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Hosting My First Christmas

January 2, 2015

Ah, adulthood. Aren’t our 20s just chock-full of coming-of-age experiences? After all, that’s what this blog is about. Well, this December I reached another milestone of adulthood: I hosted Christmas for the first time. My in-laws were making their first (and hopefully not last) big visit to the Middle East, and I knew it was up to me to make sure they didn’t regret leaving their other kids and all the grandbabies at home during the Most Wonderful Time of the Year.

Okay, it didn't look quite this good. But I did my best.

Okay, it didn’t look quite this good. But I did my best.

Well, as it happened, we were all camping in the desert on Christmas Day, so it certainly wasn’t a traditional family holiday. However, I thought the presence of sheep, donkeys, and camels gave things a nice Nativity-esque touch. Since we were traveling (and seeing a bunch of amazing stuff btw—Jordan for the win!) throughout the week of actual Christmas, we had to make up for it when we returned home. I had picked out a turkey weeks before, and had grand dreams of wowing my mother-in-law with my domestic skills, skills she’d never really seen since they haven’t been able to visit our home at all in the last 2.5 years of our marriage.

Overall, it went great. They brought gifts, and although we didn’t have much for them (we paid for the vacation, though) my mother-in-law was, I think, truly touched by the hand-embroidered, somewhat cheesy, “Grandma” sweatshirt I’d made her (again, have to prove my domestic skills, even if my mom helped me with most of it). We had a small tree, and pine-scented candles, and Christmas music playing, and hot apple cider. I let my in-laws take care of cooking the turkey and a lot of the other parts of the meal, both because it would be delicious that way and it would allow them to feel purposeful by helping us. But I contributed the green bean casserole and an apple pie that had them in dessert-heaven.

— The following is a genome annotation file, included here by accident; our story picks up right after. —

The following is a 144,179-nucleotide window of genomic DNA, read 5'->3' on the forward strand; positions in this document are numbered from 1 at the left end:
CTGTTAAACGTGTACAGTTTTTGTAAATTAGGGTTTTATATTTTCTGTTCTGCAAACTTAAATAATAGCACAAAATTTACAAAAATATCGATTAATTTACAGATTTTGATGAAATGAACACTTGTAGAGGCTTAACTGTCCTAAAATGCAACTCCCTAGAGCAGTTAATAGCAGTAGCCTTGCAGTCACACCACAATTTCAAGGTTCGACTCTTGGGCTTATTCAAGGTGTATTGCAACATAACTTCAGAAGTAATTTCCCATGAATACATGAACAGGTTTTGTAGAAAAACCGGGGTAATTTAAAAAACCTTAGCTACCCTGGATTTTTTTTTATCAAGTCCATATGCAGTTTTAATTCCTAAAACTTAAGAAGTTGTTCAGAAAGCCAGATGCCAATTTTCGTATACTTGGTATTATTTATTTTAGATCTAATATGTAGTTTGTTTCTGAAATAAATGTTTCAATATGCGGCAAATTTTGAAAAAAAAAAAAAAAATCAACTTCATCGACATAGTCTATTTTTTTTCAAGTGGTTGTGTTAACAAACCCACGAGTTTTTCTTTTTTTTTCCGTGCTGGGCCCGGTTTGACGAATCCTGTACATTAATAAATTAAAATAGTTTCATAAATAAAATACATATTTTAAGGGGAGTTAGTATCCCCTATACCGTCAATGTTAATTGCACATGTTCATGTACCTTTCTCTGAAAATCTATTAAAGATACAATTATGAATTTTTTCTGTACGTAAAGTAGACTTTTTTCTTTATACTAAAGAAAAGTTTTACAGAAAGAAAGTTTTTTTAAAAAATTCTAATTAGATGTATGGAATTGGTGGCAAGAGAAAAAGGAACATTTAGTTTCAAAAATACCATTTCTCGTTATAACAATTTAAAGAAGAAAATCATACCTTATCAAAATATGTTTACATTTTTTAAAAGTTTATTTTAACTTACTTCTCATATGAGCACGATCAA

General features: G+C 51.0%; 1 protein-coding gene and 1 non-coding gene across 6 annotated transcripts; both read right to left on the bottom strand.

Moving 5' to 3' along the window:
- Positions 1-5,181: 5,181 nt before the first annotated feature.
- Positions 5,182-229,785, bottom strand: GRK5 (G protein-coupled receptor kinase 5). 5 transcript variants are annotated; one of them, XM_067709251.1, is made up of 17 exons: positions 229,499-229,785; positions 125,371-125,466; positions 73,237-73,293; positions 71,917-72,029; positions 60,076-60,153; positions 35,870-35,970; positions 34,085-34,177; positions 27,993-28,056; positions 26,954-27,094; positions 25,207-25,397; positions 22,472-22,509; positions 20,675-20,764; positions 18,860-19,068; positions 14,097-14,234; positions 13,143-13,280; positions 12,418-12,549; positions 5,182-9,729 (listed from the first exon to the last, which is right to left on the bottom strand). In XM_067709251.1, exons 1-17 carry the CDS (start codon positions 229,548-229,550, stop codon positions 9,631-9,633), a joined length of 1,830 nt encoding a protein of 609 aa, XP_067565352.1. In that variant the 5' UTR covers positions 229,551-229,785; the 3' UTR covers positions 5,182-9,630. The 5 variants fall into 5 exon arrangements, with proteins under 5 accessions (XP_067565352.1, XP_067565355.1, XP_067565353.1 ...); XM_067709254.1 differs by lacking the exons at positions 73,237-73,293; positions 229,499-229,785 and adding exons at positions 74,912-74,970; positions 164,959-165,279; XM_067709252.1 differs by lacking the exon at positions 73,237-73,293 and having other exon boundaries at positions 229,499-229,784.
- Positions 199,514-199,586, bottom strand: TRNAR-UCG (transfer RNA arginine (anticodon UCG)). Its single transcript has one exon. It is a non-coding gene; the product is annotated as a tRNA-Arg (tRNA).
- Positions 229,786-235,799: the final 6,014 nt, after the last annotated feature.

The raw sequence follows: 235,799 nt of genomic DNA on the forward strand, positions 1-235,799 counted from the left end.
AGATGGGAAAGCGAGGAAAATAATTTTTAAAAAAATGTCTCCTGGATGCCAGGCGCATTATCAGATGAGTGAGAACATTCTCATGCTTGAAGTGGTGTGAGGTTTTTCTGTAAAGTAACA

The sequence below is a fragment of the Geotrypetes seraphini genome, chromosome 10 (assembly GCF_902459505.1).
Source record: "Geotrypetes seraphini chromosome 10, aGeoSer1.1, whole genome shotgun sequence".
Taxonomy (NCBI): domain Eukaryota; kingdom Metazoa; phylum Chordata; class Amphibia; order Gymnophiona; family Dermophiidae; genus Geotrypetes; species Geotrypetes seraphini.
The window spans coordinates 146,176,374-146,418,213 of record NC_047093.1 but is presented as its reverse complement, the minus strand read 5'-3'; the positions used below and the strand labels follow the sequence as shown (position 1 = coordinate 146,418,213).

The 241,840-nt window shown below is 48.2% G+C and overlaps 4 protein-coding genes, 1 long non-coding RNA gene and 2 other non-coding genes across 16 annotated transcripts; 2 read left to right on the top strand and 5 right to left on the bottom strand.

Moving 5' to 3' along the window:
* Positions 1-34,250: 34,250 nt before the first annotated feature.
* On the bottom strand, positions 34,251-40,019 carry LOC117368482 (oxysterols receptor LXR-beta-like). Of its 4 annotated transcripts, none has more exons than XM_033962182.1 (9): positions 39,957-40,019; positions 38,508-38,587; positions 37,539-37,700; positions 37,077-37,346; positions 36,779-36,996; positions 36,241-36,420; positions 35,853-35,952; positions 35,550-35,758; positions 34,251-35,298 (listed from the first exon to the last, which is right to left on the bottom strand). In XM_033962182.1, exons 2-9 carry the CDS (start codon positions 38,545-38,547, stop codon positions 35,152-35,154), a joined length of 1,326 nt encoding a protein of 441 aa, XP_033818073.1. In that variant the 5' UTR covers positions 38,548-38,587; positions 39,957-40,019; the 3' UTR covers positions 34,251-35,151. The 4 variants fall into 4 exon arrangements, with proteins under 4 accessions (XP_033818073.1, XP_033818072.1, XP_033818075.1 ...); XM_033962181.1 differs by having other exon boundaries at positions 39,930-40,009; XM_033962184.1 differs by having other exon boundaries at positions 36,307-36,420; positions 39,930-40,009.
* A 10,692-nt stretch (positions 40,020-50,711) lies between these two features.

Early on in their stay, though, I felt like I was on the defensive. No sooner had they arrived than they noticed the drain in their shower didn’t work quite right, and the fan in that bathroom was broken. I had only put out three bath towels for the two of them, and my mother-in-law desperately needed a fourth for her hair, “since these are so small.” I know none of it was meant with criticism, but I so wanted them to be impressed with us, our house, and the life we lead here. It made me uneasy and easily annoyed. When it came to cooking, it seemed for a while like everything we had was “different.” They never said it was bad, but that word “different” came up so many times it started to sound like a slur to me. My mother-in-law made rolls, but wasn’t satisfied with how they came out (actually they were great). Obviously it was something “different” about my yeast, my flour, or my oil. She dumped too much white pepper into a casserole, and then blamed it on how the spice “just must be stronger over here.” The miracle whip tasted “different,” despite the fact it was ordered from Amazon, and the cream of mushroom soup had a “different texture,” even though it was Safeway brand, with “Made in the USA” written right on the can.

I think, though, that most of this annoyance was created in my own mind. They never openly complained about anything, and if that’s the worst things got in such a long visit, we did pretty well, right?

It still didn’t feel completely like Christmas. Perhaps the 85 degree weather had something to do with that, or the lack of pitter-pattering feet. But I think we did remarkably well, hosting them for almost 3 weeks and finding that balance between pampered relaxation and boredom.

I hosted my first Christmas. But I’ll tell you, next year I’m looking forward to going home and being the guest once again!

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One Comment leave one →
  1. thelittlemerskank permalink*
    January 3, 2015 3:23 am

    Go, Cinderslut! Hosting Christmas sounds intense! I am definitely not that adult yet– ‘yes please, come to my… room, and we can have a nice party, everyone on the floor’.

    Also sympathy about everything being different. As you said, I know they weren’t trying to be mean, but really- what’s the point on commenting on every difference, I mean it’s the Middle East, of course it’s different! That’s why it’s exciting!

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